A few years ago, I found out that one of my high school loves had been homeless for a period of time. This is a guy who grew up in a wealthy suburb outside of Philadelphia known as “the Main Line.” The Main Line is an area where successful doctors, lawyers, and business owners reside. It’s full of stone mansions hidden behind metal gates with long driveways leading to a staffed front door.
My friend, John, did not have this kind of home but he was definitely upper middle class. His dad is a rocket scientist and his mother was a psychiatrist (she passed away a few years ago after a bout with cancer). His brother is a professor, I believe, so the family is smart. They’re well grounded, well respected, and don’t cause any trouble.
And then there’s John. John is the proverbial black sheep of the family. John struggles with alcoholism so it is his disease that led him to being homeless. Fortunately he lived in Hawaii at the time of his homelessness, so I think living outdoors is probably tolerable there, unlike Philadelphia. Hawaii’s average daytime winter temperature is 78 degrees whereas Philadelphia’s is more like 40. Brrrr…..
After finding out that John was homeless for a period of a year or two, it brought the issue of homelessness to the forefront of my brain. No longer were homeless people “just” a segment of the population to “deal with,” suddenly I saw them for who they are: somebody’s son, somebody’s brother, uncle, father, husband, ex-husband, co-worker, and friend. I was heartbroken to know that John, a former love of mine, was homeless.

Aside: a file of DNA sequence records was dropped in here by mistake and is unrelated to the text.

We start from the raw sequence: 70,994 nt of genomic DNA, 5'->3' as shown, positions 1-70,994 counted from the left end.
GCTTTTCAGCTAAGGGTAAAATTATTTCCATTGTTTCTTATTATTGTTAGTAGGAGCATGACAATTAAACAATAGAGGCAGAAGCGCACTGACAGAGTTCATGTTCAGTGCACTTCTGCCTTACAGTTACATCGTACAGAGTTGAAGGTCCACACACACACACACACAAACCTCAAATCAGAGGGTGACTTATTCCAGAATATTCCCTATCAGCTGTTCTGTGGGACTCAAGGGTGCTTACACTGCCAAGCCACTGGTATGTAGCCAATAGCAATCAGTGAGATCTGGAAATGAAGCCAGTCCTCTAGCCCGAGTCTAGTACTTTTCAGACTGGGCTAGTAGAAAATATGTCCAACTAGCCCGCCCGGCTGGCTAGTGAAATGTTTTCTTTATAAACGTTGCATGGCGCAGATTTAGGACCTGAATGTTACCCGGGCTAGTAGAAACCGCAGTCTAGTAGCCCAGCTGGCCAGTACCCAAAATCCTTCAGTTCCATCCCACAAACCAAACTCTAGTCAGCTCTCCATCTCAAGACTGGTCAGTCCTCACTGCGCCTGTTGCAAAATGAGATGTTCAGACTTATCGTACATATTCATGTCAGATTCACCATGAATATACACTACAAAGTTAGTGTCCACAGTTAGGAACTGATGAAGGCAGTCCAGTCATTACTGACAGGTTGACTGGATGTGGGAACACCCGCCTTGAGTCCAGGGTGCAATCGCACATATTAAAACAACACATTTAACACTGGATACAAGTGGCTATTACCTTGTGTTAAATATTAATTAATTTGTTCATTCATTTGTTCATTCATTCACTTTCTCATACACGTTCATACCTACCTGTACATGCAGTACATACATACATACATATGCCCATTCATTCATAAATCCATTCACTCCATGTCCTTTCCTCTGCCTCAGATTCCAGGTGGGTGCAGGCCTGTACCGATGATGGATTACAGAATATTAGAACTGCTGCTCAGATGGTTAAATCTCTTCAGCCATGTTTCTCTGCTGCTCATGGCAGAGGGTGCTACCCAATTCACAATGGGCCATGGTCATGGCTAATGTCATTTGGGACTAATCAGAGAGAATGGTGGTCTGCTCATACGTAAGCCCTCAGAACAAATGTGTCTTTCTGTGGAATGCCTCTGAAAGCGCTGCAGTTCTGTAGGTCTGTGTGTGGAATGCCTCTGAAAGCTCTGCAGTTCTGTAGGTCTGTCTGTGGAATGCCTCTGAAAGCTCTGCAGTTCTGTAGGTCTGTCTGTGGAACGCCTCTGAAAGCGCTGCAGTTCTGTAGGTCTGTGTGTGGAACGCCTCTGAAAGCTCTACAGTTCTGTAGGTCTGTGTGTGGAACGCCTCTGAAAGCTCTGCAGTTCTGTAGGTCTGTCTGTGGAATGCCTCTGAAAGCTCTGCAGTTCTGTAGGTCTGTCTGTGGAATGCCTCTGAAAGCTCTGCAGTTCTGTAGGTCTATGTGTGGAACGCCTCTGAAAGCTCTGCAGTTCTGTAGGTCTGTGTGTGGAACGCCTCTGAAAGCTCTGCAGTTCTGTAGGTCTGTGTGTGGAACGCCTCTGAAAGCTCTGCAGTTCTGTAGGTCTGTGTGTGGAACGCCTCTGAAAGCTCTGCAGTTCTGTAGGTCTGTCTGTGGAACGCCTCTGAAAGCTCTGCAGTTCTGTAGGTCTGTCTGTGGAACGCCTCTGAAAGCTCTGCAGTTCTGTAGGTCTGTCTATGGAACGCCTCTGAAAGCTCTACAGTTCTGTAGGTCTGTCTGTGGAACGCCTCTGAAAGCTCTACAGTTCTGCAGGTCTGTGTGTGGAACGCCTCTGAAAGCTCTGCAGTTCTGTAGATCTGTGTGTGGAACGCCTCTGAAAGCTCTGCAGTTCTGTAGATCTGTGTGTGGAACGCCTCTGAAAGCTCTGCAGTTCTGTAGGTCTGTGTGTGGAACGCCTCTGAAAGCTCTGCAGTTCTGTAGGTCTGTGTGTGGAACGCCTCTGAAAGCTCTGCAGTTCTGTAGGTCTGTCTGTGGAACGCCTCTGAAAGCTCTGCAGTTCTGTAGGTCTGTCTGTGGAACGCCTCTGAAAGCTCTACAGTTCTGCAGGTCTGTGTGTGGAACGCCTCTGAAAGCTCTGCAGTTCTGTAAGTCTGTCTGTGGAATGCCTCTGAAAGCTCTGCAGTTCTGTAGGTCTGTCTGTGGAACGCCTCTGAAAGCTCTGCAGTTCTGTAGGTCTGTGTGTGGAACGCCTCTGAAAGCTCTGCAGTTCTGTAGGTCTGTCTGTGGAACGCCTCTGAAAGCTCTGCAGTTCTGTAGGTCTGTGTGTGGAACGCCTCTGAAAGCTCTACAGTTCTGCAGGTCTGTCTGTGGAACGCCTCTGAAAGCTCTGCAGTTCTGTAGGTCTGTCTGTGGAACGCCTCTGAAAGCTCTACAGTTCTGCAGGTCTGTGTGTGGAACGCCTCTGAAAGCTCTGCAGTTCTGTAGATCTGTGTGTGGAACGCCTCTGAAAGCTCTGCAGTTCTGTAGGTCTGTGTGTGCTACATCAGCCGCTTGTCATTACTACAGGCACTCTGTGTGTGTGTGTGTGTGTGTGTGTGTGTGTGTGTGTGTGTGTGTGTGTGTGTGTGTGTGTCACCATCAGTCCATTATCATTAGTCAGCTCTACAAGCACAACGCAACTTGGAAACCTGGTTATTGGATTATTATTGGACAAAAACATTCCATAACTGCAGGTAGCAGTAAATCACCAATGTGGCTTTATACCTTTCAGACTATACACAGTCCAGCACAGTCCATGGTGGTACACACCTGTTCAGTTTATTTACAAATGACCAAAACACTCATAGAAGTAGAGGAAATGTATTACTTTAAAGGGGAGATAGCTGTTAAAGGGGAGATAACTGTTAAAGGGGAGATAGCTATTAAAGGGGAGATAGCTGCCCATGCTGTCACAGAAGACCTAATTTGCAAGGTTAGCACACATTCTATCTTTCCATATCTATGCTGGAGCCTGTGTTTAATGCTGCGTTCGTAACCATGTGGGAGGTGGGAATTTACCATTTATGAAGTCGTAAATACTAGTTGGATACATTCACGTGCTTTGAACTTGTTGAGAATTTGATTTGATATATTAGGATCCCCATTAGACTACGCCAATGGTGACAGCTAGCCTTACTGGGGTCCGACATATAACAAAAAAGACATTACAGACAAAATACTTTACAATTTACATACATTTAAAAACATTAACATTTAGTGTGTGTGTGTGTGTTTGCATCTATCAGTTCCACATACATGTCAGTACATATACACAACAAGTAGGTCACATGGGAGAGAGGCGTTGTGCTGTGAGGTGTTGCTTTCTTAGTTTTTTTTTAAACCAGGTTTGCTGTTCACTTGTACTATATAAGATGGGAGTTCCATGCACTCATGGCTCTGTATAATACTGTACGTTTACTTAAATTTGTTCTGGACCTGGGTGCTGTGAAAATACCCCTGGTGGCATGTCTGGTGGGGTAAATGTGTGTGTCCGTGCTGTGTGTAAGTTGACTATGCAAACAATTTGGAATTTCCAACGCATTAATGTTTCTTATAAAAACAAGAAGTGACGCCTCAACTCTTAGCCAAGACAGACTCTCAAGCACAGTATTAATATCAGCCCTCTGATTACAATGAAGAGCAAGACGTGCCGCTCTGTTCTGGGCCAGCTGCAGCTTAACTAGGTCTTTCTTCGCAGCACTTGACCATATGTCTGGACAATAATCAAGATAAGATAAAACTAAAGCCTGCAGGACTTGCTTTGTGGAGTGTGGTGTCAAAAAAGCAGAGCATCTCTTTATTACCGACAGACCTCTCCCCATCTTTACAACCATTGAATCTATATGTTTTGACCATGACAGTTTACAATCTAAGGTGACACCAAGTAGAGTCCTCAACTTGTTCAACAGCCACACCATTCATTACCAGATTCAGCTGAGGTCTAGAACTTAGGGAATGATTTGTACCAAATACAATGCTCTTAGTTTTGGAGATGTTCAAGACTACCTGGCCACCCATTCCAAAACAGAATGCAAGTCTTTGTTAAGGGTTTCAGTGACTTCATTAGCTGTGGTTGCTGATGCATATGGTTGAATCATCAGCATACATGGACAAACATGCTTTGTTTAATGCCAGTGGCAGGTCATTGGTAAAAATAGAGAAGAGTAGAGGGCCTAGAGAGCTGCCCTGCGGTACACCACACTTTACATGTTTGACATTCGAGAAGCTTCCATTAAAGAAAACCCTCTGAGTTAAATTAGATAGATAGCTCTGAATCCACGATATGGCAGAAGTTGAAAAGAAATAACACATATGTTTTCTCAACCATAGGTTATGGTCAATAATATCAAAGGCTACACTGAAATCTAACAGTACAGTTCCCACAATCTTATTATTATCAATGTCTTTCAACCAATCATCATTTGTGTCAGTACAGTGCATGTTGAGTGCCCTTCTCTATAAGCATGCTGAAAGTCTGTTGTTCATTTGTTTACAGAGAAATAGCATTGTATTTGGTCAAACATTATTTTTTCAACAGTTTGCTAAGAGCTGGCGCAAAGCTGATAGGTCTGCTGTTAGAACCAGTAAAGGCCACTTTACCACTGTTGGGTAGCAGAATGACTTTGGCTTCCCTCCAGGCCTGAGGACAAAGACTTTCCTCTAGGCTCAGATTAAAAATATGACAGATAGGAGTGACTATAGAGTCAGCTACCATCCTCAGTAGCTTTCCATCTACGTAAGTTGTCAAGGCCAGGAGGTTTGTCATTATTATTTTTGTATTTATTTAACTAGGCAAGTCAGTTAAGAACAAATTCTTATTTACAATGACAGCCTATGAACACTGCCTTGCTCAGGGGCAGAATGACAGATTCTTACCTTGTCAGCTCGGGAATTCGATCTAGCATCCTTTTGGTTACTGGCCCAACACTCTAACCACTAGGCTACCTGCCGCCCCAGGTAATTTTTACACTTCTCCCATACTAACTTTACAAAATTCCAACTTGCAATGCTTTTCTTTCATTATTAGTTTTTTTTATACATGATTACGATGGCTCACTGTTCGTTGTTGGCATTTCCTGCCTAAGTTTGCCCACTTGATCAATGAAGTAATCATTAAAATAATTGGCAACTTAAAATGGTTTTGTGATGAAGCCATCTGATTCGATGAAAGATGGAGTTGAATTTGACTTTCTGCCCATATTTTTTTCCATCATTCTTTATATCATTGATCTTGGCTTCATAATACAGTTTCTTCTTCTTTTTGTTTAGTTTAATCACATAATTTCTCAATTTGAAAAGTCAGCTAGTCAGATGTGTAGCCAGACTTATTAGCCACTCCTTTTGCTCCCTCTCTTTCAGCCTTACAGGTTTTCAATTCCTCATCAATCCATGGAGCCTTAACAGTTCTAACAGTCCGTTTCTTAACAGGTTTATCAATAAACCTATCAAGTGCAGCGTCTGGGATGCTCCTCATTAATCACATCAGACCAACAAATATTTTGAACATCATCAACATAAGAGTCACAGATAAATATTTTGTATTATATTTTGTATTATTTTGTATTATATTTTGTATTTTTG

Because of John, I keep $5 in my cup holder to hand to the guy who waits patiently at the light at the corner near my home. He has a sign but I never read it because it doesn’t matter what it says–he needs help. He’s humbling himself in front of the commuters while they idle in their cars with their minds on what’s for dinner, wondering when’s their next manicure appointment, what should they wear to a party later that day, and so many other trivial things while the homeless man wonders where he will get his next meal and where he will sleep.
I hand the $5 to the guy every time I see him because he looks like somebody’s grandpa. John has taught me how to be less selfish as I sit idly thinking about trivial things at the traffic light. Although I wouldn’t wish alcoholism on anyone or any family, this is one of those silver linings one has to look for in the face of its devastating, life changing effects.
Today is John’s birthday. I’m going to think about him off and on all day long, and when I see that guy at the light today, I will pass along a little something extra in John’s honor.